Mercedes-Benz’s current slogan is “The Best or Nothing.” That same slogan could also be used to describe Gordon Central’s Mercedes Coleman, who has elevated Lady Warriors’ Basketball by expecting the best out of herself every time she steps onto the court.
On Jan. 7, Coleman officially wrote her way into the history books, surpassing Staci Miller Banks’ record of 1,542 points to become Gordon Central’s all-time leading scorer.
“It just feels good,” Coleman said on the feat. “I did that through my teammates, not just me.”
“She’s good because of the people around her,” Lady Warriors head coach Matt Swanson said. “She doesn’t want the spotlight. She’s accomplished so much and never one time has it been about Mercedes.”
Coleman’s not high on the accolades and the recognition. Her determination and focus speak for themselves.
“When it comes to basketball, it’s business,” Coleman said. “It’s not joking and funny. I get to business in basketball.”
Growing up mainly around boys, Coleman said she quickly fell into the game of basketball. From there, she rose steadily up the ranks.
After just one season of junior varsity, she competed on Ashworth Middle School’s varsity squad her final two years. Upon moving a stone’s throw away to Gordon Central to begin life as a high schooler, Coleman joined the Lady Warriors’ varsity team and had an instant impact.
The Lady Warriors qualified for the state tournament for the first time ever during Coleman’s freshman year. Now, Coleman and Co. look to make it three playoff appearances in a row.
Coleman said the biggest lesson she’s learned in basketball is how to dribble with her left hand.
“When we got her, she was a really good player,” Swanson said. “She’s kind of learned to go left (handed) more. I think she’s deadly behind the three-point line. She’s really become a leader and always leads by the way she plays on the floor.”
While Gordon Central fans have seen knock down shot after shot, Coleman exudes behavior atypical of a solo shooter.
“One thing about me, I like to pass,” Coleman said. “I feel like if I shoot too much or do my own thing too much, I’m a ball hog, but sometimes I share too much.”
Swanson chimed in he loves seeing Coleman thinking to share the ball, but there comes a time when she is presented with an opportunity to take control of a contest.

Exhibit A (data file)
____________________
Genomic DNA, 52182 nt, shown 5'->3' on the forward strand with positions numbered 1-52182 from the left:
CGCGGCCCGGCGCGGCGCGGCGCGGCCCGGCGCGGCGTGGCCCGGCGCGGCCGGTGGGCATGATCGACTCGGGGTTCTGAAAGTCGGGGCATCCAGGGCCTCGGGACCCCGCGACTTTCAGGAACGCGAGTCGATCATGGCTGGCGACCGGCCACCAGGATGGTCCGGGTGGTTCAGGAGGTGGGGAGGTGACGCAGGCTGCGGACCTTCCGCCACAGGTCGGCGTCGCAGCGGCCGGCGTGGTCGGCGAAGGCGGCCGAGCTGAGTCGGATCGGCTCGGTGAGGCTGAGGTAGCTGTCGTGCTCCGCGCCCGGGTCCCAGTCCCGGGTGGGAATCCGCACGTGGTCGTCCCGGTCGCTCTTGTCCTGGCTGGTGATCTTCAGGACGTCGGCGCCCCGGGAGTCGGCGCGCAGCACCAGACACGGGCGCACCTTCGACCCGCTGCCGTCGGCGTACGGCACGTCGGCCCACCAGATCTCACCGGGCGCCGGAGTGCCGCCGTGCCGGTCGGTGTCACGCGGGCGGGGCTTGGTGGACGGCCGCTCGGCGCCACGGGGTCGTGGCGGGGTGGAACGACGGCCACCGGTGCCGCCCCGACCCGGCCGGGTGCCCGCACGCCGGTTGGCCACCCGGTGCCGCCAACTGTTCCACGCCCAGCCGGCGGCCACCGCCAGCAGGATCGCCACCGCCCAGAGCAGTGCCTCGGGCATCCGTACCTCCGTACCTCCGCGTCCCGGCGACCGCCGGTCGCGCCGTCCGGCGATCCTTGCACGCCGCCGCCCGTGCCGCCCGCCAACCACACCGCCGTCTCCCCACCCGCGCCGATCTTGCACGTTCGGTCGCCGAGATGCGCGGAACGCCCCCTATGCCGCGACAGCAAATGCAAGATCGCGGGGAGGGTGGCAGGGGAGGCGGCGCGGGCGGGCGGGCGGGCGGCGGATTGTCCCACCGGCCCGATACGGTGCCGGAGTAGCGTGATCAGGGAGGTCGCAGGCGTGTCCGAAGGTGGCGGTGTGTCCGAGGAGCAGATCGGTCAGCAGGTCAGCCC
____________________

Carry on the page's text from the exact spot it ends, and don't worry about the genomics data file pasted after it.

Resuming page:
“That’s somewhere she’s gotten a lot better at,” Swanson said. “She is very unselfish ..., but she’s starting to understand more now when it’s winning time, it’s Mercedes time.”
Outside GC’s season, Coleman competes in travel basketball. This year, Coleman expressed interest in competing with an Amateur Athletic Union (AAU) team.
“The sky’s the limit for Mercedes,” Swanson said. “She’s got as much skill as anybody I’ve ever been around. She’s got to get in the weight room (and) work to get stronger.”
Coleman has her sights set on taking her game to the collegiate level after graduation from Gordon Central High School.
“In my opinion of being around girls basketball for 20 years, she’s a low D-I, D-II dominant ... player,” Swanson said. “Wherever she goes to school ... they’re going to love her because her work ethic is unbelievable. You can’t run her out of the gym. I’m excited to see what the future holds.”
So what drives Coleman? A fundamental aspect at the core of the game of basketball. Good, old fashioned competition.
“I just like to compete,” Coleman said. “If I see another team and I know they’re good, I’m going to try my best to do my part.”
Swanson said, in turn, that competitiveness is contagious.
“The girls that were OK with being .500 or a little under .500, they see her go out there and compete, and they wanted to compete just as hard as she does,” Swanson said. “I think that’s what makes her a great leader.”
Speaking of leadership, next season will be Coleman’s final in the blue, silver and white. As she is a soon-to-be senior, Swanson mentioned she already possesses leadership qualities.
“It always sets your program when your best player is the first one at the gym and the last one to leave,” Swanson said. “I’ve had good players that played at the collegiate level, but they wasn’t the first in the gym and they wasn’t the last one to leave. Another thing is her will to win. She’s got a will to win that sets her head and shoulders above anybody I’ve ever coached.”
Swanson has had the good fortune of having Coleman on his roster the past three years. Swanson said she’s not only just a tremendously skilled basketball player, but also a good person.
“She’s not ever going to disappoint me,” Swanson said. “She could go out there and score two points tomorrow night and us lose, but she’ll never disappoint me. She’s a great human being who cares about others. She’s an incredible basketball player, but what makes me more proud of her than anything is that she’s just a great human being.”
On Jan. 14, Coleman scored 33 points as Gordon Central beat Model 54-39, sweeping the regular-season series for the first time ever. Swanson said before Coleman entered the program, GC had not won against the Lady Devils.
“She puts all of her personal accolades to the side for Gordon Central,” Swanson said. “That says a lot about her.”
We may be in the midst a legend coming into her own. We’re witnessing history in the making.